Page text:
makro-gold-racer-with-2_4-gram-nugget.jpg

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Seriously there are only two other options for me. It would be the Fisher Gold Bug 2 or the White's GMT. Both are excellent detectors used by thousands of people successfully. The one that really seems to get hit by the Gold Racer is the GMT. The Gold Racer simply packs a heck of a lot more on a lighter more compact package at what I suspect will be a lower price. I don't care about price myself, the Gold Racer basically is just in a configuration I prefer over the GMT.

Gold Bug 2 with 6" coil? Probably still will end up when it shakes out as king of the crumb pile. The Gold Racer does give it a fair run for the money but I have not had a Gold Bug 2 at hand to do direct comparisons with. When I knew what was coming with the Gold Racer I sold my Gold Bug 2 immediately. For me in the case of the two it is more a features fight, and if all you need is something to hit tiny gold the Gold Bug 2 gets the job done. Heck, it may be at the end of the day that I just want a newer toy to play with and been there done that with the Gold Bug 2.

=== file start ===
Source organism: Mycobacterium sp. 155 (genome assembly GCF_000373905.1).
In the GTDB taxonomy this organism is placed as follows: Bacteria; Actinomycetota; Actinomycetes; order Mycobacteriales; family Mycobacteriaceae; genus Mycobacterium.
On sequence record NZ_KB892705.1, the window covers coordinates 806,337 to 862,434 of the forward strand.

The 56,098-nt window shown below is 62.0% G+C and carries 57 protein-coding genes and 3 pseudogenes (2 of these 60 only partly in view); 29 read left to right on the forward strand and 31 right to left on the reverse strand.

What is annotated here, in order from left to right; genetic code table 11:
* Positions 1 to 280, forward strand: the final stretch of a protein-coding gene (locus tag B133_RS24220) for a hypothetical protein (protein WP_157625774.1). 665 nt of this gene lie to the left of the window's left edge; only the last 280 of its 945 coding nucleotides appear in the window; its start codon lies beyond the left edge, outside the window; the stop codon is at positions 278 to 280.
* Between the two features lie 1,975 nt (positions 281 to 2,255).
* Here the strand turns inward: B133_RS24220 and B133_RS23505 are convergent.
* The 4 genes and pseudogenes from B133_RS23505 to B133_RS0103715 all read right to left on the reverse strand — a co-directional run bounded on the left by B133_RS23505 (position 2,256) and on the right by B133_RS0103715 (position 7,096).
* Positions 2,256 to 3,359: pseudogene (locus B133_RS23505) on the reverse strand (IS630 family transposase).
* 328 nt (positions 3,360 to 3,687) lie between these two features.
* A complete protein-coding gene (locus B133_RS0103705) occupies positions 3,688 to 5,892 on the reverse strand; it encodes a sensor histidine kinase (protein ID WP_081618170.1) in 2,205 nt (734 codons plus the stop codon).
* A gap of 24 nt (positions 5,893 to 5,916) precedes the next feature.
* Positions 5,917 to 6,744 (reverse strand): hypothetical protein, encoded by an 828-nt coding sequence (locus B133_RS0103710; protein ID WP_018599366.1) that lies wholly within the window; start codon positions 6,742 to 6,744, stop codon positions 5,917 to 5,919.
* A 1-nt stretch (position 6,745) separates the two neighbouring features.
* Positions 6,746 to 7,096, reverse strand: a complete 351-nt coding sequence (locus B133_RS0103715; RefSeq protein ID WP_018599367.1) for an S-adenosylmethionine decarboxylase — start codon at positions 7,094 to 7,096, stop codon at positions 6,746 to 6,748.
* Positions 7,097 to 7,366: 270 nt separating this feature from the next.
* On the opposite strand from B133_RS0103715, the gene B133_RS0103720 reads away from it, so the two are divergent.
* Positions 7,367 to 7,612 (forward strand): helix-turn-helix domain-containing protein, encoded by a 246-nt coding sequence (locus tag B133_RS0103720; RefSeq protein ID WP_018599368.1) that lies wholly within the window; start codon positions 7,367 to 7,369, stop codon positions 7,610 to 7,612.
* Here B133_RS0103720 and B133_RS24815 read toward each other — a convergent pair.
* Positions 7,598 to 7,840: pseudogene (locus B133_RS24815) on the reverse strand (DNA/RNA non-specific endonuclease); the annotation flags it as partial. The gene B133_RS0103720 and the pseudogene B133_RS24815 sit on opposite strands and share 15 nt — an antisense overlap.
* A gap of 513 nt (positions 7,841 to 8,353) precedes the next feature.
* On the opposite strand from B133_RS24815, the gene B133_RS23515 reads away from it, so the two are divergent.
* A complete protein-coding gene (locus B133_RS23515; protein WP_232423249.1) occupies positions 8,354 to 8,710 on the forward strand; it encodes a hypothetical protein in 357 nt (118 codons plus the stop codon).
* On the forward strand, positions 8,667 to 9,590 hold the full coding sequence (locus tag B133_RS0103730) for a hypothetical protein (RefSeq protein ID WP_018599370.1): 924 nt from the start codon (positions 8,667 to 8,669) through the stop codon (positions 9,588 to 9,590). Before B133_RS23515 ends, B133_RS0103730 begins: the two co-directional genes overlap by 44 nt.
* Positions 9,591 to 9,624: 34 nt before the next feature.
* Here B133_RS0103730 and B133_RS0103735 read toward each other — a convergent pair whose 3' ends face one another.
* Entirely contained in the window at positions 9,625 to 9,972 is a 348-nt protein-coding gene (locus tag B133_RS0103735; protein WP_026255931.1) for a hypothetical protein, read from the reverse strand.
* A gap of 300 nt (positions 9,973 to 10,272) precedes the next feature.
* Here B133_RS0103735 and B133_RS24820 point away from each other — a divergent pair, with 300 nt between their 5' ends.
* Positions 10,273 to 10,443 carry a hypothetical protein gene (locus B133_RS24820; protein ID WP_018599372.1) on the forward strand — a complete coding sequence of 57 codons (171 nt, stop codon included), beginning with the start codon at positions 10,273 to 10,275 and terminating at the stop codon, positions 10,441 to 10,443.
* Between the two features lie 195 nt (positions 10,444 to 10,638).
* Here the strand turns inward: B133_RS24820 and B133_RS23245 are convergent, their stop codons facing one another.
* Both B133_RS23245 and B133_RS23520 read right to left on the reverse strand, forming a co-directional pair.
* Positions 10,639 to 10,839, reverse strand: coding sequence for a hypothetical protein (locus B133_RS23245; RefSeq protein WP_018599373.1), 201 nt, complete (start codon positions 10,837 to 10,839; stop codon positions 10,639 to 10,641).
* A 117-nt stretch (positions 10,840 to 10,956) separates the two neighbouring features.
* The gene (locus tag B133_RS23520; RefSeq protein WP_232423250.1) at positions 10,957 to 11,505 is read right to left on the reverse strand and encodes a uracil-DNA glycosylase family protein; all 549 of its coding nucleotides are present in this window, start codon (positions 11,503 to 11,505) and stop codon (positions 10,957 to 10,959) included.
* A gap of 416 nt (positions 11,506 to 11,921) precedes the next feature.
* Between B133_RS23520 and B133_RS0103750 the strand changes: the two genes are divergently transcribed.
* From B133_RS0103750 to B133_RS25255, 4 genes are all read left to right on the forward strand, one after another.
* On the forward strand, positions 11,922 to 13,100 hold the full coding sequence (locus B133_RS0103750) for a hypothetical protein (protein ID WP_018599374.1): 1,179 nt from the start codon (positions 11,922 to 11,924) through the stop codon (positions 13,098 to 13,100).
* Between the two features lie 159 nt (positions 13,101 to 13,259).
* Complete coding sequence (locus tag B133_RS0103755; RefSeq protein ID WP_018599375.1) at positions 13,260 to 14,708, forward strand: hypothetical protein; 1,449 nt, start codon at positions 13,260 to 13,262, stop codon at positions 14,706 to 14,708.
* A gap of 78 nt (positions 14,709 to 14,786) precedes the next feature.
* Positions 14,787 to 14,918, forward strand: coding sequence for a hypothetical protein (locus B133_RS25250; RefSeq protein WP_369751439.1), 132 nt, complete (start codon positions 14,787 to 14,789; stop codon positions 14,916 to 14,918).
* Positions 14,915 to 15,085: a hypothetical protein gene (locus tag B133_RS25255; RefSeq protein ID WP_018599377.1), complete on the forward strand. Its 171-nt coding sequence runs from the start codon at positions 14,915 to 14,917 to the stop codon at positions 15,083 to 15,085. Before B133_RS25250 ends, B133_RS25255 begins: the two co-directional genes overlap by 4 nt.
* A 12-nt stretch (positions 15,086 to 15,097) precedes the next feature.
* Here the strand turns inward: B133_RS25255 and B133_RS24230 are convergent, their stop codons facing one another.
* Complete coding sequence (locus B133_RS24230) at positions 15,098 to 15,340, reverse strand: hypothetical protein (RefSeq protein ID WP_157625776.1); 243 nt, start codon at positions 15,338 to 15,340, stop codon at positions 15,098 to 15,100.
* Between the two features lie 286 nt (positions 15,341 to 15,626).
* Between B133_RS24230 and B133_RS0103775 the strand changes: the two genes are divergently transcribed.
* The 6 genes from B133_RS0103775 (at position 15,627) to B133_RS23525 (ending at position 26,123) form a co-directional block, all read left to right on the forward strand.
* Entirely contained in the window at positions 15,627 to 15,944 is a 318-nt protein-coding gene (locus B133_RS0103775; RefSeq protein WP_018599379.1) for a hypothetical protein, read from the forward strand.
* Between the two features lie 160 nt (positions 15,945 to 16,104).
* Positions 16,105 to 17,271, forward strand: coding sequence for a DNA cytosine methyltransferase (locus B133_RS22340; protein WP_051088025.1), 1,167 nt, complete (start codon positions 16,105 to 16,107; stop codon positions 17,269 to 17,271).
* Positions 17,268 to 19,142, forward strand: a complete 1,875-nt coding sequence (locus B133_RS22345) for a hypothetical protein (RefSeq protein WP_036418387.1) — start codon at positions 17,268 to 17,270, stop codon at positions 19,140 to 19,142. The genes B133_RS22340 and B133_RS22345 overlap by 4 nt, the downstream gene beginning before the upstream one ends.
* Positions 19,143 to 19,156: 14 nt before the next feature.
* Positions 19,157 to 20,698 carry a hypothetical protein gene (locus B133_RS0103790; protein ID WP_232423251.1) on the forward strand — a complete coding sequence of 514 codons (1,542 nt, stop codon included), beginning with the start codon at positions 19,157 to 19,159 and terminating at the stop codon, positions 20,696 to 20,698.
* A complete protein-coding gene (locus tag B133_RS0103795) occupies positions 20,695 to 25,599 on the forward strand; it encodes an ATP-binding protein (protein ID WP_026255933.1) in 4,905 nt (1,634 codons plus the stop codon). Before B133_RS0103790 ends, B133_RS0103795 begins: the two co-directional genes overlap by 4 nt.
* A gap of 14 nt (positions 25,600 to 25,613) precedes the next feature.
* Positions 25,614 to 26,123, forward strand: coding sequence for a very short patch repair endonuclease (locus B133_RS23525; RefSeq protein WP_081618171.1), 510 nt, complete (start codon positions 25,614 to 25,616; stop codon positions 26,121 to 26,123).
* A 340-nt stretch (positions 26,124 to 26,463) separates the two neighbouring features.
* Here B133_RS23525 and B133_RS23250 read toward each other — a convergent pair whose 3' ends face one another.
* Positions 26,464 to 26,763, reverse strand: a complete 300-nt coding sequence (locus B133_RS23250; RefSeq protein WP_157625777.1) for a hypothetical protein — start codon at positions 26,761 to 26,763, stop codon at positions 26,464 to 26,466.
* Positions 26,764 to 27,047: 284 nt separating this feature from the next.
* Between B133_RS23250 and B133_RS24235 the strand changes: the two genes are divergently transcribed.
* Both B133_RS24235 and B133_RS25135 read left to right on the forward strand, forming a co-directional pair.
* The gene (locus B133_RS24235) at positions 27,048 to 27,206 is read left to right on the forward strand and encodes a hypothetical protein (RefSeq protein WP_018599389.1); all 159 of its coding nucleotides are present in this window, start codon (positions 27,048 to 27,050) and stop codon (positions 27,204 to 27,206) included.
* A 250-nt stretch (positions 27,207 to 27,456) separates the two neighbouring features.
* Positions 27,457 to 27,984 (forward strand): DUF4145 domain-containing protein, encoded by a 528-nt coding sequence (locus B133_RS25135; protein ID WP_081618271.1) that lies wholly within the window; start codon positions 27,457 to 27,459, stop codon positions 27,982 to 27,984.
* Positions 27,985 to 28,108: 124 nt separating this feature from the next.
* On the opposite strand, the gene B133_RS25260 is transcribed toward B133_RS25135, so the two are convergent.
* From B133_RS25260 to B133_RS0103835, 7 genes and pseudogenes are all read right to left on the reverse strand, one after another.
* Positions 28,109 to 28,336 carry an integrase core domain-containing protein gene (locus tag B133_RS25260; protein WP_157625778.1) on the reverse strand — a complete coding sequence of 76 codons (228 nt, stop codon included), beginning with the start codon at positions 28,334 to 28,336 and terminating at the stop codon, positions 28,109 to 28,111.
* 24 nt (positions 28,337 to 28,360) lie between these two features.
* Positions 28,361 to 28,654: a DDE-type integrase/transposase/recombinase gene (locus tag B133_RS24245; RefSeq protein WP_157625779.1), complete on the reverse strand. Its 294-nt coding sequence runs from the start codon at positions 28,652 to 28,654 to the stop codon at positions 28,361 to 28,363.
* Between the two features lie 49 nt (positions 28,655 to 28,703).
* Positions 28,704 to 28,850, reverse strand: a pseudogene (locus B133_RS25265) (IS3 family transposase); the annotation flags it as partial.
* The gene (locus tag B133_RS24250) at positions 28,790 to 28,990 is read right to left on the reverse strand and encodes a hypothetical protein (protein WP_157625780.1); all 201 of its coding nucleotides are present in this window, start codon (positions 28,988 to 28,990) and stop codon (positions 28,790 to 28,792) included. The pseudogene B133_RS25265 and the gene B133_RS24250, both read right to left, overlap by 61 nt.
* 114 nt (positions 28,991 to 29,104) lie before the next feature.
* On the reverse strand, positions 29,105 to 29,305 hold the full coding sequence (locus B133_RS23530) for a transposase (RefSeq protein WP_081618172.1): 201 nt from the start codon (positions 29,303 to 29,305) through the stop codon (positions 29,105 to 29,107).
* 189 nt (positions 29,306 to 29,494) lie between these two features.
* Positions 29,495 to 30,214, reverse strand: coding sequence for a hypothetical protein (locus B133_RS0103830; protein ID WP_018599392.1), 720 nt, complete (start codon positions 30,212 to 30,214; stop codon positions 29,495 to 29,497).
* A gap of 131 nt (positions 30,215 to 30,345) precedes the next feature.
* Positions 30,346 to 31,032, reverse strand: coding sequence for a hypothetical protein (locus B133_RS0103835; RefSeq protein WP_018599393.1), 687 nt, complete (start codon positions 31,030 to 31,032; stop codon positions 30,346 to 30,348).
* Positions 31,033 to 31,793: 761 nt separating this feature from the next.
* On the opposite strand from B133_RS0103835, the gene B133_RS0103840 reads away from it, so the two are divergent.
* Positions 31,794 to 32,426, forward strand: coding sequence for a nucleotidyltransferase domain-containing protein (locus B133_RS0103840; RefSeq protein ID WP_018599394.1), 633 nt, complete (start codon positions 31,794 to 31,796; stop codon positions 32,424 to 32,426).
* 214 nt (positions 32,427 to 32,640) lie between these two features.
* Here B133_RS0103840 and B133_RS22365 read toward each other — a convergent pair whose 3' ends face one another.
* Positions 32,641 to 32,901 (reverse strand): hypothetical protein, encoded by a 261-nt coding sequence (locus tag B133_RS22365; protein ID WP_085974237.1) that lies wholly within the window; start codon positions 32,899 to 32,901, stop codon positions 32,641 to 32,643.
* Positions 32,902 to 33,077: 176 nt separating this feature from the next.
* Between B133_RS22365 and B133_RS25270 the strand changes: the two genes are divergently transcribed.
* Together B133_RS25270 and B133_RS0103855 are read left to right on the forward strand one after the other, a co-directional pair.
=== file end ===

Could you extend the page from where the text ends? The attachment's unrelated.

Now if you toss the big coil in the mix it gets more interesting and the Gold Racer caught me off guard in that respect. You just can't get a big DD coil for a Gold Bug 2 and that alone right now is enough to have me packing the Gold Racer around instead.

Guys, no sales pitch here. Stick with tried and true and proven unless you can afford to do the buy and try thing. Just too early yet in several ways to be doing serious head to head comparison/decision type stuff. All I can say is the GPZ and GR suit me for now.

makro-gold-racer-with-15x13-dd-coil.jpg

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Great report Steve!